Survey says risk management is now seen as a key contributor to a company’s source of competitive advantage

Risk management is now seen as a key contributor to a company’s source of competitive advantage with companies putting risk managers under increasing pressure to show measurable returns on investment in this area, according to a survey published by ACE European Group (ACE) yesterday.

The majority (97%) of senior executives and risk professionals surveyed for the latest global risk briefing report, conducted by the Economist Intelligence Unit (EIU) and sponsored by ACE, said that good risk management is an important source of competitive advantage. There is a growing consensus that risk management is now expected to be more than just a tool to protect a company from losses.

Most respondents thought their risk management operations enhanced shareholder value and, almost half of the 218 executives interviewed agreed that the most important benefits of risk management were protecting and enhancing the business’s reputation.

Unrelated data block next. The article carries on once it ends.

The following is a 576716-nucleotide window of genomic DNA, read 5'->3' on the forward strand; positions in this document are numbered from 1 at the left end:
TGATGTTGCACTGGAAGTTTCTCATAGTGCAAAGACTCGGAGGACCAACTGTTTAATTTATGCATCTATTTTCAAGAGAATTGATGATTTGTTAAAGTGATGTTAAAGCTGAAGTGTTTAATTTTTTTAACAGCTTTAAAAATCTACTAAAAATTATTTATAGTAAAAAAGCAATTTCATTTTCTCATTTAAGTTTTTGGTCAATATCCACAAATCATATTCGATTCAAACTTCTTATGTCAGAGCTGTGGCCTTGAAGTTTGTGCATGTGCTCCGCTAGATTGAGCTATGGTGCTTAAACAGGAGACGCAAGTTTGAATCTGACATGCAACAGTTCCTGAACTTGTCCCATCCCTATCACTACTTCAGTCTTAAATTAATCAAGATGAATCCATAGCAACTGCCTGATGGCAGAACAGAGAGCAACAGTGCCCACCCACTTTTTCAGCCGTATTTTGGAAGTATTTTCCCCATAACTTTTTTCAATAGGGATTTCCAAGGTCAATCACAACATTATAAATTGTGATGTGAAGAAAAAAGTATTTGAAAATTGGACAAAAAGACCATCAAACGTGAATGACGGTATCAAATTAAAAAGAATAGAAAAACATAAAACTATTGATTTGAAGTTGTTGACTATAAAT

The research also showed that companies worldwide are planning to increase their investment in most areas of risk management over the next three years including improving the quality and reporting of data, training and strengthening risk assessment processes.

Commenting on the results of the global risk briefing, Andrew Kendrick, ACE European group chairman and CEO said: "Risk management has come of age. But with this maturity comes responsibilities. More than 60% of respondents to the research said that over the last three years the commitment of their company’s board to risk management issues had increased. But, as a result, there is a greater expectation that the operation will make a measurable return on the investment it receives."

Whilst companies say they are confident in dealing well with more traditional areas of risk such as financing, market volatility and bad debts, the research showed a lack of confidence in effectively assessing and managing emerging risks and those outside the control of the business.

This included such areas as IT, climate change and human capital risks.

Regarding tackling these areas, Andrew Kendrick said: “With dangers lurking in areas of non-traditional risk, there is great potential for insurers, risk managers and their brokers to work together to develop effective risk transfer solutions.

"The impact of cyber and environmental related liabilities on businesses are just two examples of where both groups can, and are, working mutually to build relevant policy covers.”